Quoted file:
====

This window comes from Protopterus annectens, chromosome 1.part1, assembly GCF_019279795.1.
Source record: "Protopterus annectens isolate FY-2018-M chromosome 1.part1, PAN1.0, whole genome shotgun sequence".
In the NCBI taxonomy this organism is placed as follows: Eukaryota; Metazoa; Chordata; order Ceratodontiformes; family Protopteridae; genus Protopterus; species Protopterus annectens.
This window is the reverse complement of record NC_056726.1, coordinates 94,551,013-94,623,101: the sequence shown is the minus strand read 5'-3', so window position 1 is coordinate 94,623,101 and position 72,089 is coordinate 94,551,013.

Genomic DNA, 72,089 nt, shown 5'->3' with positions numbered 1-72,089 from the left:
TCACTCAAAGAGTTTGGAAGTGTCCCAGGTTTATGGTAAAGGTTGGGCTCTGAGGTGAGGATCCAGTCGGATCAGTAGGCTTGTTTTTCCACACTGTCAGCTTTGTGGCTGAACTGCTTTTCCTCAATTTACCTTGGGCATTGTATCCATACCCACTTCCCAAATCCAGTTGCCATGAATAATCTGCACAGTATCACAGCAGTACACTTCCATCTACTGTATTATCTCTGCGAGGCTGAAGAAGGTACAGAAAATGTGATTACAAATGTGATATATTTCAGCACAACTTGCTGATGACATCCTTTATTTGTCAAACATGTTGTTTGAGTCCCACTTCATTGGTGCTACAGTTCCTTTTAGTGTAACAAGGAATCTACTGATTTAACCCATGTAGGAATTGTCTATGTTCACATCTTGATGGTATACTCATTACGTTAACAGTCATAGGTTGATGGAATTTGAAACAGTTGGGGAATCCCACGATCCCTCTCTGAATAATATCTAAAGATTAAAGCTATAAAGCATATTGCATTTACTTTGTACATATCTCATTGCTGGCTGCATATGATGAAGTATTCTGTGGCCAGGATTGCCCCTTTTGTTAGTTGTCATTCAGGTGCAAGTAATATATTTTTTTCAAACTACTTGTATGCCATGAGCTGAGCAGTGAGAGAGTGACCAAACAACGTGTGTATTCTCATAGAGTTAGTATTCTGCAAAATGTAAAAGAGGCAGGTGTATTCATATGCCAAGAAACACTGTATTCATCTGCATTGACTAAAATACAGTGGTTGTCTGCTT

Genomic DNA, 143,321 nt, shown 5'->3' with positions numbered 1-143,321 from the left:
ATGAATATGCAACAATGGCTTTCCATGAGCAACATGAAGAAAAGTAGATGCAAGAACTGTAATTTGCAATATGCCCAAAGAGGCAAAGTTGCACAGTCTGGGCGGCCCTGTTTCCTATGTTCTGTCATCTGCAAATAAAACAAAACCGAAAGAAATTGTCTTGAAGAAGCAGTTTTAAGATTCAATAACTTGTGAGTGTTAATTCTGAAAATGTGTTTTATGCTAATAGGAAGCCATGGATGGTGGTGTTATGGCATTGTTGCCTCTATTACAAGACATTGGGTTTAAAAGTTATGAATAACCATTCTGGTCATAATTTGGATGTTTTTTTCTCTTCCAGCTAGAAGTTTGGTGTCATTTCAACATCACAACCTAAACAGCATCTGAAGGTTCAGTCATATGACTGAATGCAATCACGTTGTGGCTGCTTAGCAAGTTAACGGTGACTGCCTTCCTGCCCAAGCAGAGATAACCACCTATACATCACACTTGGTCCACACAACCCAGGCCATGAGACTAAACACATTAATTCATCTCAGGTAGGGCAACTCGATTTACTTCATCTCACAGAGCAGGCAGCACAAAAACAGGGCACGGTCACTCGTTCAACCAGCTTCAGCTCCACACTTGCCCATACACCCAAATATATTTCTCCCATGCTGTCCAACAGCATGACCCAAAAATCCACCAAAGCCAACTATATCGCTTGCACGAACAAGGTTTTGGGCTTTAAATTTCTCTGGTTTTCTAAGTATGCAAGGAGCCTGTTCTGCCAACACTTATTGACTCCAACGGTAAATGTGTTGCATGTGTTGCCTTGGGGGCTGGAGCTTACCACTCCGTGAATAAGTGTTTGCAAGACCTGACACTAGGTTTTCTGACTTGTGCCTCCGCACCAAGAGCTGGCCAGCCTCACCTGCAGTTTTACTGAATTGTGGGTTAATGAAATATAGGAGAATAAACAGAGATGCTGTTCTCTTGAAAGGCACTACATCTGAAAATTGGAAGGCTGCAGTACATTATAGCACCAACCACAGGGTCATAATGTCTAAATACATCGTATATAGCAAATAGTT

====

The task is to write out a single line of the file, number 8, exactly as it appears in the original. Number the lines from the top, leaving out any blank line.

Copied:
ATGAATATGCAACAATGGCTTTCCATGAGCAACATGAAGAAAAGTAGATGCAAGAACTGTAATTTGCAATATGCCCAAAGAGGCAAAGTTGCACAGTCTGGGCGGCCCTGTTTCCTATGTTCTGTCATCTGCAAATAAAACAAAACCGAAAGAAATTGTCTTGAAGAAGCAGTTTTAAGATTCAATAACTTGTGAGTGTTAATTCTGAAAATGTGTTTTATGCTAATAGGAAGCCATGGATGGTGGTGTTATGGCATTGTTGCCTCTATTACAAGACATTGGGTTTAAAAGTTATGAATAACCATTCTGGTCATAATTTGGATGTTTTTTTCTCTTCCAGCTAGAAGTTTGGTGTCATTTCAACATCACAACCTAAACAGCATCTGAAGGTTCAGTCATATGACTGAATGCAATCACGTTGTGGCTGCTTAGCAAGTTAACGGTGACTGCCTTCCTGCCCAAGCAGAGATAACCACCTATACATCACACTTGGTCCACACAACCCAGGCCATGAGACTAAACACATTAATTCATCTCAGGTAGGGCAACTCGATTTACTTCATCTCACAGAGCAGGCAGCACAAAAACAGGGCACGGTCACTCGTTCAACCAGCTTCAGCTCCACACTTGCCCATACACCCAAATATATTTCTCCCATGCTGTCCAACAGCATGACCCAAAAATCCACCAAAGCCAACTATATCGCTTGCACGAACAAGGTTTTGGGCTTTAAATTTCTCTGGTTTTCTAAGTATGCAAGGAGCCTGTTCTGCCAACACTTATTGACTCCAACGGTAAATGTGTTGCATGTGTTGCCTTGGGGGCTGGAGCTTACCACTCCGTGAATAAGTGTTTGCAAGACCTGACACTAGGTTTTCTGACTTGTGCCTCCGCACCAAGAGCTGGCCAGCCTCACCTGCAGTTTTACTGAATTGTGGGTTAATGAAATATAGGAGAATAAACAGAGATGCTGTTCTCTTGAAAGGCACTACATCTGAAAATTGGAAGGCTGCAGTACATTATAGCACCAACCACAGGGTCATAATGTCTAAATACATCGTATATAGCAAATAGTT